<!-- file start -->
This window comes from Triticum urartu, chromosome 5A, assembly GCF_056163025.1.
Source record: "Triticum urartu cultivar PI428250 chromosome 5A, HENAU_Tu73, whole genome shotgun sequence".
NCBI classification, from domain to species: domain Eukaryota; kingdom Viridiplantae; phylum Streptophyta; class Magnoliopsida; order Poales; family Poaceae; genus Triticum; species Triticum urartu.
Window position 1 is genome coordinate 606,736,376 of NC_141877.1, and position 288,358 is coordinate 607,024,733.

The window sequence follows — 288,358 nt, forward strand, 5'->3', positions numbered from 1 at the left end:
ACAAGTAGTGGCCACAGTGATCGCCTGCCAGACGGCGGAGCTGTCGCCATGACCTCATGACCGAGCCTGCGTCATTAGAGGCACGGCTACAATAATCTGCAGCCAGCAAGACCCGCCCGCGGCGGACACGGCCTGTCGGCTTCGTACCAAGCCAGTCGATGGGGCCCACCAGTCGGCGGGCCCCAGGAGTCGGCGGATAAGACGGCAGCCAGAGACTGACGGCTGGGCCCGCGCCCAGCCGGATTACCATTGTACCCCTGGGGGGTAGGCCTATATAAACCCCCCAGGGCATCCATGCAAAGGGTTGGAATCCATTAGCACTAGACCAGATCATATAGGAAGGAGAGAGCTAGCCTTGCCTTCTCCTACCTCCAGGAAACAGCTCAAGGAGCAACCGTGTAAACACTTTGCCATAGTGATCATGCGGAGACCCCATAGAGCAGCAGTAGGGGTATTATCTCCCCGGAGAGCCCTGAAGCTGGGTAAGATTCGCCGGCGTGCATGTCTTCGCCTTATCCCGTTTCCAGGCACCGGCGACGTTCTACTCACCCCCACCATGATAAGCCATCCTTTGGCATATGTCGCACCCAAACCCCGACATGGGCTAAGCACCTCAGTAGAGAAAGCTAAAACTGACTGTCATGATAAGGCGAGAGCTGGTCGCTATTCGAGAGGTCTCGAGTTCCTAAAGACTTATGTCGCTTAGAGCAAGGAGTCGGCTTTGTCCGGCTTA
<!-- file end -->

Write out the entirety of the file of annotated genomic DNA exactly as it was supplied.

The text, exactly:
This window comes from Triticum urartu, chromosome 5A, assembly GCF_056163025.1.
Source record: "Triticum urartu cultivar PI428250 chromosome 5A, HENAU_Tu73, whole genome shotgun sequence".
NCBI classification, from domain to species: domain Eukaryota; kingdom Viridiplantae; phylum Streptophyta; class Magnoliopsida; order Poales; family Poaceae; genus Triticum; species Triticum urartu.
Window position 1 is genome coordinate 606,736,376 of NC_141877.1, and position 288,358 is coordinate 607,024,733.

The window sequence follows — 288,358 nt, forward strand, 5'->3', positions numbered from 1 at the left end:
ACAAGTAGTGGCCACAGTGATCGCCTGCCAGACGGCGGAGCTGTCGCCATGACCTCATGACCGAGCCTGCGTCATTAGAGGCACGGCTACAATAATCTGCAGCCAGCAAGACCCGCCCGCGGCGGACACGGCCTGTCGGCTTCGTACCAAGCCAGTCGATGGGGCCCACCAGTCGGCGGGCCCCAGGAGTCGGCGGATAAGACGGCAGCCAGAGACTGACGGCTGGGCCCGCGCCCAGCCGGATTACCATTGTACCCCTGGGGGGTAGGCCTATATAAACCCCCCAGGGCATCCATGCAAAGGGTTGGAATCCATTAGCACTAGACCAGATCATATAGGAAGGAGAGAGCTAGCCTTGCCTTCTCCTACCTCCAGGAAACAGCTCAAGGAGCAACCGTGTAAACACTTTGCCATAGTGATCATGCGGAGACCCCATAGAGCAGCAGTAGGGGTATTATCTCCCCGGAGAGCCCTGAAGCTGGGTAAGATTCGCCGGCGTGCATGTCTTCGCCTTATCCCGTTTCCAGGCACCGGCGACGTTCTACTCACCCCCACCATGATAAGCCATCCTTTGGCATATGTCGCACCCAAACCCCGACATGGGCTAAGCACCTCAGTAGAGAAAGCTAAAACTGACTGTCATGATAAGGCGAGAGCTGGTCGCTATTCGAGAGGTCTCGAGTTCCTAAAGACTTATGTCGCTTAGAGCAAGGAGTCGGCTTTGTCCGGCTTA